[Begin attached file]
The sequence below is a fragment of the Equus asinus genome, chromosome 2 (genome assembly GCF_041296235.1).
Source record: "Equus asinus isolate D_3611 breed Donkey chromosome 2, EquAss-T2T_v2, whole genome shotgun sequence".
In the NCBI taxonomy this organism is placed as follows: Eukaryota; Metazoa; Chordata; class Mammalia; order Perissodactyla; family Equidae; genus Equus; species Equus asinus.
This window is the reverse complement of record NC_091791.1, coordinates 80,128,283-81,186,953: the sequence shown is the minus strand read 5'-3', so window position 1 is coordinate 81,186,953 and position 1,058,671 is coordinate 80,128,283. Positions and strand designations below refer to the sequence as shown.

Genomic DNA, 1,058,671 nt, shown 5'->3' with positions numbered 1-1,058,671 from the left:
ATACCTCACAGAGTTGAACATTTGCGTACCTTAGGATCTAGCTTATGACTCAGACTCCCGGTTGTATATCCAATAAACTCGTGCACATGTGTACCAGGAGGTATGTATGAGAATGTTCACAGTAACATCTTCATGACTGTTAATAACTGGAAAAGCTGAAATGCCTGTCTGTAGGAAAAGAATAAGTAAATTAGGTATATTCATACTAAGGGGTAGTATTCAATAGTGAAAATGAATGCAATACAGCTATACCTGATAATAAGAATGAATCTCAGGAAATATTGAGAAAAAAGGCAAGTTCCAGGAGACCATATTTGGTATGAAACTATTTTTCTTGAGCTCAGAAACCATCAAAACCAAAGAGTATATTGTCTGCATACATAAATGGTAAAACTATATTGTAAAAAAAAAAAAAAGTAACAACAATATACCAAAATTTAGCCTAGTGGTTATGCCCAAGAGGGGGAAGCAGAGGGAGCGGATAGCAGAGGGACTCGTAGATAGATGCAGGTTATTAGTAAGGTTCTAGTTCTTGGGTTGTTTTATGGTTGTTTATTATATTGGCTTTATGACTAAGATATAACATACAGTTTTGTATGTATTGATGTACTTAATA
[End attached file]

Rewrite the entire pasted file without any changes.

The sequence below is a fragment of the Equus asinus genome, chromosome 2 (genome assembly GCF_041296235.1).
Source record: "Equus asinus isolate D_3611 breed Donkey chromosome 2, EquAss-T2T_v2, whole genome shotgun sequence".
In the NCBI taxonomy this organism is placed as follows: Eukaryota; Metazoa; Chordata; class Mammalia; order Perissodactyla; family Equidae; genus Equus; species Equus asinus.
This window is the reverse complement of record NC_091791.1, coordinates 80,128,283-81,186,953: the sequence shown is the minus strand read 5'-3', so window position 1 is coordinate 81,186,953 and position 1,058,671 is coordinate 80,128,283. Positions and strand designations below refer to the sequence as shown.

Genomic DNA, 1,058,671 nt, shown 5'->3' with positions numbered 1-1,058,671 from the left:
ATACCTCACAGAGTTGAACATTTGCGTACCTTAGGATCTAGCTTATGACTCAGACTCCCGGTTGTATATCCAATAAACTCGTGCACATGTGTACCAGGAGGTATGTATGAGAATGTTCACAGTAACATCTTCATGACTGTTAATAACTGGAAAAGCTGAAATGCCTGTCTGTAGGAAAAGAATAAGTAAATTAGGTATATTCATACTAAGGGGTAGTATTCAATAGTGAAAATGAATGCAATACAGCTATACCTGATAATAAGAATGAATCTCAGGAAATATTGAGAAAAAAGGCAAGTTCCAGGAGACCATATTTGGTATGAAACTATTTTTCTTGAGCTCAGAAACCATCAAAACCAAAGAGTATATTGTCTGCATACATAAATGGTAAAACTATATTGTAAAAAAAAAAAAAAGTAACAACAATATACCAAAATTTAGCCTAGTGGTTATGCCCAAGAGGGGGAAGCAGAGGGAGCGGATAGCAGAGGGACTCGTAGATAGATGCAGGTTATTAGTAAGGTTCTAGTTCTTGGGTTGTTTTATGGTTGTTTATTATATTGGCTTTATGACTAAGATATAACATACAGTTTTGTATGTATTGATGTACTTAATA